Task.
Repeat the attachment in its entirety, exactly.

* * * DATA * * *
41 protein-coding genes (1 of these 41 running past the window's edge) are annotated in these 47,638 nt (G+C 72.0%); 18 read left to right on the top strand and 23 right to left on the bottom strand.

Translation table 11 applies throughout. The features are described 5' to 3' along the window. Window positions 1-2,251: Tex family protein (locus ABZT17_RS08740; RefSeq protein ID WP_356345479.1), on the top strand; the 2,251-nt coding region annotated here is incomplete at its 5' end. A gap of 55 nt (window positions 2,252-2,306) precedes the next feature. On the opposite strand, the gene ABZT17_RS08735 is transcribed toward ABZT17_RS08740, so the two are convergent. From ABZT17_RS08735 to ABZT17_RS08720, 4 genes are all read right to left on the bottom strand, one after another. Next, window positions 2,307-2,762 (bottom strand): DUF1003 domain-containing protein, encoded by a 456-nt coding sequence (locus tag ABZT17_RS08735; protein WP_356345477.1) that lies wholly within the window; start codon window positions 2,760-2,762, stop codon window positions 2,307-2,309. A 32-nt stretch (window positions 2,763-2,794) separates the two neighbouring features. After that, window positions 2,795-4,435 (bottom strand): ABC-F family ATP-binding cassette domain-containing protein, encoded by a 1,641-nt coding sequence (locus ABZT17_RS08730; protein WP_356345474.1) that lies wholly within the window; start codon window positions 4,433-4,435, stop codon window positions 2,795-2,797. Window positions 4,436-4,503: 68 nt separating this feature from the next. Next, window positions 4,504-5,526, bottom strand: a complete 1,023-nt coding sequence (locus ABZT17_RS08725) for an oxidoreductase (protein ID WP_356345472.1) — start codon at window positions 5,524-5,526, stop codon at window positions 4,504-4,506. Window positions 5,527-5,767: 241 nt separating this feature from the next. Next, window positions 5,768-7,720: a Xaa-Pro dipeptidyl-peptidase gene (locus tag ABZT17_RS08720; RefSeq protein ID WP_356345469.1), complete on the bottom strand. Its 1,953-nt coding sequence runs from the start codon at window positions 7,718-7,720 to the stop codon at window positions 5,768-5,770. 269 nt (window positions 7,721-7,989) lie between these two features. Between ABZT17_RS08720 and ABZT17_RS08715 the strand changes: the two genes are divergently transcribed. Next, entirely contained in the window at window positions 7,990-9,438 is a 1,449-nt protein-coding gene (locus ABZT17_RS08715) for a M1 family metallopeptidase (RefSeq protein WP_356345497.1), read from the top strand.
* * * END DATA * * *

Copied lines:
41 protein-coding genes (1 of these 41 running past the window's edge) are annotated in these 47,638 nt (G+C 72.0%); 18 read left to right on the top strand and 23 right to left on the bottom strand.

Translation table 11 applies throughout. The features are described 5' to 3' along the window. Window positions 1-2,251: Tex family protein (locus ABZT17_RS08740; RefSeq protein ID WP_356345479.1), on the top strand; the 2,251-nt coding region annotated here is incomplete at its 5' end. A gap of 55 nt (window positions 2,252-2,306) precedes the next feature. On the opposite strand, the gene ABZT17_RS08735 is transcribed toward ABZT17_RS08740, so the two are convergent. From ABZT17_RS08735 to ABZT17_RS08720, 4 genes are all read right to left on the bottom strand, one after another. Next, window positions 2,307-2,762 (bottom strand): DUF1003 domain-containing protein, encoded by a 456-nt coding sequence (locus tag ABZT17_RS08735; protein WP_356345477.1) that lies wholly within the window; start codon window positions 2,760-2,762, stop codon window positions 2,307-2,309. A 32-nt stretch (window positions 2,763-2,794) separates the two neighbouring features. After that, window positions 2,795-4,435 (bottom strand): ABC-F family ATP-binding cassette domain-containing protein, encoded by a 1,641-nt coding sequence (locus ABZT17_RS08730; protein WP_356345474.1) that lies wholly within the window; start codon window positions 4,433-4,435, stop codon window positions 2,795-2,797. Window positions 4,436-4,503: 68 nt separating this feature from the next. Next, window positions 4,504-5,526, bottom strand: a complete 1,023-nt coding sequence (locus ABZT17_RS08725) for an oxidoreductase (protein ID WP_356345472.1) — start codon at window positions 5,524-5,526, stop codon at window positions 4,504-4,506. Window positions 5,527-5,767: 241 nt separating this feature from the next. Next, window positions 5,768-7,720: a Xaa-Pro dipeptidyl-peptidase gene (locus tag ABZT17_RS08720; RefSeq protein ID WP_356345469.1), complete on the bottom strand. Its 1,953-nt coding sequence runs from the start codon at window positions 7,718-7,720 to the stop codon at window positions 5,768-5,770. 269 nt (window positions 7,721-7,989) lie between these two features. Between ABZT17_RS08720 and ABZT17_RS08715 the strand changes: the two genes are divergently transcribed. Next, entirely contained in the window at window positions 7,990-9,438 is a 1,449-nt protein-coding gene (locus ABZT17_RS08715) for a M1 family metallopeptidase (RefSeq protein WP_356345497.1), read from the top strand.